How to Parent Teens to Become Young Adults Who Have Grown & Flown with Lisa Heffernan

Special guest: Lisa Heffernan. This podcast will focus on raising independent teens so that they can become young adults who can take care of themselves and make good, wise choices on their own. What skills do they need? What must they learn? Dr. Robyn Silverman interviews Lisa Heffernan from Grown and Flown on the How to Talk to Kids about Anything podcast.

How to Talk to Kids about Body Image and Self Care with Charlotte Markey, PhD

Special guest: Charlotte Markey, PhD. This podcast will focus on how to talk to kids about body image, puberty and self care. Myths about weight, size, puberty and bodies are highlighted and little conversations about these somewhat “uncomfortable” topics are explored. Dr. Robyn Silverman interviews Charlotte Markey, Ph.D, who wrote both The Body Image Book for Girls and The Body Image Book for Boys!

How to Talk to Kids about Being Critical Thinkers with Julie Bogart

Special guests:Julie Bogart. This podcast will focus on how to talk to kids about how to raise critical thinkers who ask “who says?” when taking in new information, doing their own research and asking questions from different perspectives. We discuss how to spark curiosity and challenge the norms so that our kids don’t just take in what they see and hear as fact—but rather, as opinions or facts filtered through a specific lens. Dr. Robyn Silverman interviews Julie Bogart, author of the new book, Raising Critical Thinkers, and founder of the writing program, Brave Writer.

How to Practice Unconditional Parenting Using Love and Reason with Alfie Kohn – ReRelease

Special guest: Alfie Kohn.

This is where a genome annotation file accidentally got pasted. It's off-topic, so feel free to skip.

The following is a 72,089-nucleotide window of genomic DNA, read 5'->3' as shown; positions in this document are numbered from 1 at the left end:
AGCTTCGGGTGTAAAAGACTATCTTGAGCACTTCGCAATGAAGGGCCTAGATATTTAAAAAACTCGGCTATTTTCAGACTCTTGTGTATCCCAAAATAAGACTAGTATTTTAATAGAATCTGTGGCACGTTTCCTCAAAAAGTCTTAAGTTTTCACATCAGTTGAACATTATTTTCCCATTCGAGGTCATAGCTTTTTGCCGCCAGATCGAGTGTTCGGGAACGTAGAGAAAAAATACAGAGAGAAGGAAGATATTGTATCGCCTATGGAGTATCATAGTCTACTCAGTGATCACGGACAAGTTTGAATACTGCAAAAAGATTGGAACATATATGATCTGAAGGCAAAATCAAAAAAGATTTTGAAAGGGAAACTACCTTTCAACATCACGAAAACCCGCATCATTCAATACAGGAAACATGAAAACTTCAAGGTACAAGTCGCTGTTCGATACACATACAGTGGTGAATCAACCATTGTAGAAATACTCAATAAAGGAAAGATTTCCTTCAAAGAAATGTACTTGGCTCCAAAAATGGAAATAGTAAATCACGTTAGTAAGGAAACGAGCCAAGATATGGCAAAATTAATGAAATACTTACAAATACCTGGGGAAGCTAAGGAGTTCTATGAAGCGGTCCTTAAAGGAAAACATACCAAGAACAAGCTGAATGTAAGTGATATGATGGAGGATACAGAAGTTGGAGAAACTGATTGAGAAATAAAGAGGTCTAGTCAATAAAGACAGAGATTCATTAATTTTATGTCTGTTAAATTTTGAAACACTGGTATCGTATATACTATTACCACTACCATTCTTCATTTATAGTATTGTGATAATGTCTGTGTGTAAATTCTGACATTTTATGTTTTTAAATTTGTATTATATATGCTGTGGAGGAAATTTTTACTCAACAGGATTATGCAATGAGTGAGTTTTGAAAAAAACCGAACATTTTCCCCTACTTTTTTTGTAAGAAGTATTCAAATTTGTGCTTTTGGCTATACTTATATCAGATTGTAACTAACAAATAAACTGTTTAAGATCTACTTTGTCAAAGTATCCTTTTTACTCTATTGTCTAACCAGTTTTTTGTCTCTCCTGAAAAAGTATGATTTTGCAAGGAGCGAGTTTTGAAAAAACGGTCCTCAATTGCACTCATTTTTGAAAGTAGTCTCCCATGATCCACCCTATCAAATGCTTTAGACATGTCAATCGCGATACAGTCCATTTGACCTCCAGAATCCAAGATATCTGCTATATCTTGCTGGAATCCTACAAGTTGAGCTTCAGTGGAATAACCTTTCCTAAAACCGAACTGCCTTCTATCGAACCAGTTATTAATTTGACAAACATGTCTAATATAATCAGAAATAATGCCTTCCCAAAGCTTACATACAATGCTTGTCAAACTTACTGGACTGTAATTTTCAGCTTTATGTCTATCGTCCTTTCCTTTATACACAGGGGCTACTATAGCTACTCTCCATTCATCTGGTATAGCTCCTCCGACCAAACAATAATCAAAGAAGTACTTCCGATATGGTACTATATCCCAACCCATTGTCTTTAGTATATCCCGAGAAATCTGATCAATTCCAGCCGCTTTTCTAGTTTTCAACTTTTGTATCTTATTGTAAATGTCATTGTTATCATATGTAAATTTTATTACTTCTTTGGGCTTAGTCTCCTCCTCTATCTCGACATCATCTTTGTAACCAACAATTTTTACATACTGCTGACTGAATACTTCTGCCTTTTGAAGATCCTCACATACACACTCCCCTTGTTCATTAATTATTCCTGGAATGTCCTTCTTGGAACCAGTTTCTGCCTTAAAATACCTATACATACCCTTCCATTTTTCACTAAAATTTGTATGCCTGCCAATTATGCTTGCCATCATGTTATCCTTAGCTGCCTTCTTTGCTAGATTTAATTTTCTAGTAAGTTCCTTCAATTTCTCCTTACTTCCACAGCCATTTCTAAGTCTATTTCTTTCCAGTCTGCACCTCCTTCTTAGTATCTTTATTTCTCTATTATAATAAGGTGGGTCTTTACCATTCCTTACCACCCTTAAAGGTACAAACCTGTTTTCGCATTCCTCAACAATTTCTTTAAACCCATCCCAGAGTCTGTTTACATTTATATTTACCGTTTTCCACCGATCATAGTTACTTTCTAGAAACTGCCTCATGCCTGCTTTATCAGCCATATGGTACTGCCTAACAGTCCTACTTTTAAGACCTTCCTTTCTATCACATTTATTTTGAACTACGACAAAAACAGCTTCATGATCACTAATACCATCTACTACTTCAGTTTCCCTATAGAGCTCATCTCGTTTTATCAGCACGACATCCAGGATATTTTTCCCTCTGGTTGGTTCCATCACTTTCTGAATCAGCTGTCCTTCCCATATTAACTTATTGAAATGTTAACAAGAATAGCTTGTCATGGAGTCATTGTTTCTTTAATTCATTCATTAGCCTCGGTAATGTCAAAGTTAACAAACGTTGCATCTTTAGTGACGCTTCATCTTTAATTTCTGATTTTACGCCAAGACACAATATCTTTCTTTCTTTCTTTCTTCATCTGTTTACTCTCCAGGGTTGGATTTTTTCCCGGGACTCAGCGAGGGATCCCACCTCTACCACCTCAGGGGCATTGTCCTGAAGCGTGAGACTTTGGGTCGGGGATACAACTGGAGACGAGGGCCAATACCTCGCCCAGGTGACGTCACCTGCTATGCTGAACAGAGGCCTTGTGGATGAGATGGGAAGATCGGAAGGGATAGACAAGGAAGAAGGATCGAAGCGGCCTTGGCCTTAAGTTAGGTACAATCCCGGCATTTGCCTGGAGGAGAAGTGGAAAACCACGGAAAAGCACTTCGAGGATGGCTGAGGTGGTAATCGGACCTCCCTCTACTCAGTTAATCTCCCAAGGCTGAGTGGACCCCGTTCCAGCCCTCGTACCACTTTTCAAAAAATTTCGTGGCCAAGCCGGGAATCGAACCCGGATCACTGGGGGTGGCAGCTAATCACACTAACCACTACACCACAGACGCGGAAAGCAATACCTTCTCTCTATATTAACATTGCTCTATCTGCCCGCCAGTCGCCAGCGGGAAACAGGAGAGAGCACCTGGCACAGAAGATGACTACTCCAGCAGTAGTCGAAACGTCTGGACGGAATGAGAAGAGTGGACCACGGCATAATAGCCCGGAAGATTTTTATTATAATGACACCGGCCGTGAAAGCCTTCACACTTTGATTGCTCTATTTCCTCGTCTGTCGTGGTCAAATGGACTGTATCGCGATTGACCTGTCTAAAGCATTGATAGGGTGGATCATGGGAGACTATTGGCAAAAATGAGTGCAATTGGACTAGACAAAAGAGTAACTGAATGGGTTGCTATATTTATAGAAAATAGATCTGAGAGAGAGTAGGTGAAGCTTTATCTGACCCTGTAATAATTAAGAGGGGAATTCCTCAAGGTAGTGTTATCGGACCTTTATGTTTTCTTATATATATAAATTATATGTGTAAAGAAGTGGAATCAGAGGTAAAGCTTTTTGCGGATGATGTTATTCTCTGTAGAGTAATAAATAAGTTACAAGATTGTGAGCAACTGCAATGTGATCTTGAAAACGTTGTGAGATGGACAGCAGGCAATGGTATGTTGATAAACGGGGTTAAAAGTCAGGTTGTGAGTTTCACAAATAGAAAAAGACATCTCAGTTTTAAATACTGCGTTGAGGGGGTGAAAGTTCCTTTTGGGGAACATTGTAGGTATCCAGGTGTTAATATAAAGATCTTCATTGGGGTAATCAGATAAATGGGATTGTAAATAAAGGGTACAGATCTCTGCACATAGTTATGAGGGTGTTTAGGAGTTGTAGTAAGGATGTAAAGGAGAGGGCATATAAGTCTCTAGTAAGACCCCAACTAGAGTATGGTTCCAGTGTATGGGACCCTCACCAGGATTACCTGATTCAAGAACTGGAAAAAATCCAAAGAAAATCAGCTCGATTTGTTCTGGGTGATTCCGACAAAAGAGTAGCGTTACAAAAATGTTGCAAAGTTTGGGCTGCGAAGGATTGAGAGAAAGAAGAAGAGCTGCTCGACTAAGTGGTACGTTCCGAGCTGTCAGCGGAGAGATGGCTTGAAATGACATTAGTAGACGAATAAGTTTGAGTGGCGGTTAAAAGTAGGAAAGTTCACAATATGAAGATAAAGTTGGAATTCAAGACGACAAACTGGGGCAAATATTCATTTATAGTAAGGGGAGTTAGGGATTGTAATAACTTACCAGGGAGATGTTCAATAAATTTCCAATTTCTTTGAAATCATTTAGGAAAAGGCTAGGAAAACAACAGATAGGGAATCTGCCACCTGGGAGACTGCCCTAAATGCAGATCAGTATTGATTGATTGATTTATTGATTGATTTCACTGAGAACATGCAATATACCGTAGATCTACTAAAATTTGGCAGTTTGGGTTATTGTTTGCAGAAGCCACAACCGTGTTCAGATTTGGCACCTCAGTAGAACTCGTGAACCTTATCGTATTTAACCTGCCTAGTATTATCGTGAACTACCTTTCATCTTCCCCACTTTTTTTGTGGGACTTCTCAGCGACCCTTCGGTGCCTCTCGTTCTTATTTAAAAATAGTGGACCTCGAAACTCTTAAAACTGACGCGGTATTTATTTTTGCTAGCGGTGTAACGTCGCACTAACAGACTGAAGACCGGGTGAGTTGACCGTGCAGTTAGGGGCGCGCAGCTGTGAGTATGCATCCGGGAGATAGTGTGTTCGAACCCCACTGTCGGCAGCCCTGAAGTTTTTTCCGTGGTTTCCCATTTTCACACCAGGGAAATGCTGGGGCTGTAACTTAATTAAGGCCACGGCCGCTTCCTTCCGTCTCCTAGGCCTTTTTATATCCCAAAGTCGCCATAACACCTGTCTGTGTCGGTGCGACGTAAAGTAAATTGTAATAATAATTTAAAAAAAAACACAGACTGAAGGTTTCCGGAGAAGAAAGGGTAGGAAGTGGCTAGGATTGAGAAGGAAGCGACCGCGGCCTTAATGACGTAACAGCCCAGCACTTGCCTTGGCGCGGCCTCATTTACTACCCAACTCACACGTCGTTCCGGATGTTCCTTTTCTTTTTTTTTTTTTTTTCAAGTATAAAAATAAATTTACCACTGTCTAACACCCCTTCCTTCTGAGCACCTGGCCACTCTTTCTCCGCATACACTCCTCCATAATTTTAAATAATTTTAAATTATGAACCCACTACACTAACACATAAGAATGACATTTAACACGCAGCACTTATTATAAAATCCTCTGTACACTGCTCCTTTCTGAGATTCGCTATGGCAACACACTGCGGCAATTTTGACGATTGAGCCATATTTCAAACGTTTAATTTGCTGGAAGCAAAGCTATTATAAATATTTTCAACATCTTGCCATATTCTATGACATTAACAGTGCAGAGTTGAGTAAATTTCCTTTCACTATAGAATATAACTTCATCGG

Many parenting books offer countless tips for dealing with kids when they misbehave in the eyes of their parents—refusing to go to bed, rejecting the vegetables they’ve been told to eat, talking back, yelling in the restaurant, badgering their sibling or resisting doing the tasks it takes to get to school on time. But the way parents cope with these challenging behaviors might be backfiring even if they work in the short term. My next guest asks many thought-provoking questions in his book, Unconditional Parenting- but two seem to be at the forefront. First; “What are your long-term objectives for your children?” and second, given those long term goals, which are likely for your child to be some version of a kind, independent, confident, competent, happy and fulfilled person—are the ways in which you are parenting lending themselves to creating that type of person IN the long run—or not? It’s time to take a hard look at some of the parenting practices that have become so common that they are accepted as the acceptable norm- time outs, positive re-enforcement, consequences, withdrawal of attention, punishment—and start taking a hard look at UNCONDITIONAL parenting- a parenting philosophy and practice in which parental love and attention is not in a push-pull relationship with how our children behave. On top of that, UNCONDITIONAL parenting puts to rest the notion that children are trying to make trouble—and instead, assumesthe best of the child and looks at the child as a whole person not a compilation of good and bad behaviors.Alfie Kohn is the author of 14 books on education, parenting, and human behavior, including PUNISHED BY REWARDS (1993), THE SCHOOLS OUR CHILDREN DESERVE (1999), UNCONDITIONAL PARENTING (2005), THE HOMEWORK MYTH (2006), and THE MYTH OF THE SPOILED CHILD (2014).  He has appeared twice on “Oprah,” as well as on “The Today Show” and many other TV and radio programs. His articles include: “Five Reasons to Stop Saying ‘Good Job!’”, “How Not to Teach Values,” and “Atrocious Advice from ‘Supernanny.’ ” Kohn works with educators and parents across the country and speaks regularly at national conferences. He lives (actually) in the Boston area and (virtually) at www.alfiekohn.org.